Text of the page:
The families of Grenfell tower victims have accused the government of 'betrayal' after the Queen's Speech failed to include proposals to protect tenants and make landlords more accountable.
Proposals included the legal right to smoke and carbon monoxide alarms in all social housing - along with regular inspections of landlords to ensure they are sticking to fire protection rules and investigating tenants' complaints properly.
But the white paper has not yet been pushed through parliament and was not mentioned in the Queen's speech announcing Prime Minister Boris Johnson's legislative agenda today.
The families of Grenfell tower victims have accused the government of 'betrayal' after the Queen's Speech (pictured) failed to include proposals to protect tenants and make landlords more accountable
Grenfell United, a group of survivors and bereaved relatives from the Grenfell Tower fire, said its omission 'shows the government's disinterest in our housing crisis'. A total of 72 people died in the tower fire (pictured) on June 14, 2017
Grenfell United, a group of survivors and bereaved relatives from the Grenfell Tower fire, said its omission 'shows the government's disinterest in our housing crisis'.
A total of 72 people died in the tower fire on June 14, 2017.
They said the inclusion of the Planning Bill - which aims at expanding property ownership in areas where the Tories have recently won - 'is a betrayal of the legacy we are so committed to achieve'.
The Social Housing White Paper was first published as a green paper - a consultation document that both MPs and those outside parliament can comment on - in 2018.
Grenfell United wrote an open letter to Boris Johnson ahead of the State Opening of Parliament ceremony today urging the paper to be mentioned.
Grenfell United wrote an open letter to Boris Johnson ahead of the State Opening of Parliament ceremony today urging the paper to be mentioned. Pictured: Grenfell Tower after the blaze
Key points from the Queen's Speech
These are the key policies announced by Boris Johnson in the Queen's Speech. The PM is attempting to solidify his support from traditional Labour voters with moves to boost jobs, crack down on illegal immigration, and curb 'woke' culture.
'The Queen's Speech on 11 May will provider your government with the ideal opportunity to progress the Social Housing White Paper on its journey through parliament and we are expecting nothing less.'
Following the Queen's speech - which made no mention of the paper - the group accused the Government of 'betrayal'.
'The Social Housing White Paper's exclusion from the Queen's Speech shows the government's disinterest in our housing crisis,' the group tweeted.
'Their priorities are for landlords and developers, evidenced by the inclusion of the Planning Bill. This is a betrayal of the legacy we are so committed to achieve.'
The Planning Bill will simplify the planning process, making it more difficult for homeowners to block new housing schemes, according to The Times.
The Queen sat alone today while carrying out her first major public duty since the death of her husband Prince Philip a month ago - with the consort's throne removed from the State Opening of Parliament ceremony for the first time in 120 years.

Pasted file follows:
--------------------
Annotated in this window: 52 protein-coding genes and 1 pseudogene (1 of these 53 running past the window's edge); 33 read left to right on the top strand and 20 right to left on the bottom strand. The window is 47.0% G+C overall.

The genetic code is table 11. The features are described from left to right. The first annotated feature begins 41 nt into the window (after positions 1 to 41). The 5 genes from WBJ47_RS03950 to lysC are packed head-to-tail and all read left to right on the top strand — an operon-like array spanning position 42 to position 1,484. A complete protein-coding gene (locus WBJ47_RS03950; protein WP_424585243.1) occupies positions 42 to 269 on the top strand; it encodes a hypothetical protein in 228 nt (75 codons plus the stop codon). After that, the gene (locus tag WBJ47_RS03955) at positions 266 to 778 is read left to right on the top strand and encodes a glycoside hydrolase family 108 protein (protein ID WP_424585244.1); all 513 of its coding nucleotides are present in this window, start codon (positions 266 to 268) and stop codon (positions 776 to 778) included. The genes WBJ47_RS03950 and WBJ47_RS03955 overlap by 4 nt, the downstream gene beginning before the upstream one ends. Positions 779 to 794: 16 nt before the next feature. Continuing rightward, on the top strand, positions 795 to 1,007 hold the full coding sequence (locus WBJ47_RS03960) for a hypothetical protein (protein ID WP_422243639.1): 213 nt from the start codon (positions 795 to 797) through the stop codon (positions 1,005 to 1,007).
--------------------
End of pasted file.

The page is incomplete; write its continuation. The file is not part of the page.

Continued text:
Her Majesty took part in a scaled-back, socially-distanced event at the House of Lords where was supported by her son Prince Charles.
Following Philip's death, the consort's throne has been omitted from the ceremony for the first time since it was installed in 1901 for Queen Alexandra, wife of King Edward VII. The throne - normally kept at Houghton Hall in Norfolk and moved into the Lords for every State Opening - was not used this year, and is instead in the care of the Lord Great Chamberlain for safekeeping.
The Prince of Wales has previously sat on the consort's throne when accompanying the Queen. But during today's ceremony, Charles sat with the Duchess of Cornwall on chairs of state - placed to the side.
The 95-year-old monarch did not wear a face mask at the ceremony while all other participants did, and Her Majesty was also without the two-pound Imperial State crown or ceremonial robes.
Charles's presence at her side this year, so soon after the death of Philip aged 99 on April 9, will be seen as a sign of things to come at future royal engagements.
Queen Elizabeth II sits alone in the House of Lords Chamber with Prince Charles and Camilla by her side this morning
Britain's Queen Elizabeth II is escorted by Britain's Prince Charles as she leaves the House of Lords chamber this morning
The Queen wore what royal officials described as 'day dress' - a coat and hat - instead of her ceremonial robes or crown and travelled by car from Buckingham Palace to the Palace of Westminster, rather than by coach.
She was accompanied by a lady-in-waiting and had earlier been driven from Windsor Castle.
The monarch's Imperial State Crown was, as in recent years, carried separately and placed on a table in the House of Lords before she gave her keynote speech, outlining the government's plans for the year.
In the speech, Mr Johnson vowed to 'turbo-charge the Covid recovery' today as he unveiled a raft of measures for the 'Blue Wall' with moves to boost jobs, crack down on illegal immigration, and curb 'woke' culture.
The Prime Minister warned it is not enough to go back to pre-pandemic ways as the monarch laid out the package of legislation for the next parliamentary session.
In a state occasion stripped of most of the usual pomp and ceremony, the Queen - in her first major duty since the death of Prince Philip - said the country should be 'stronger, healthier and more prosperous than before'.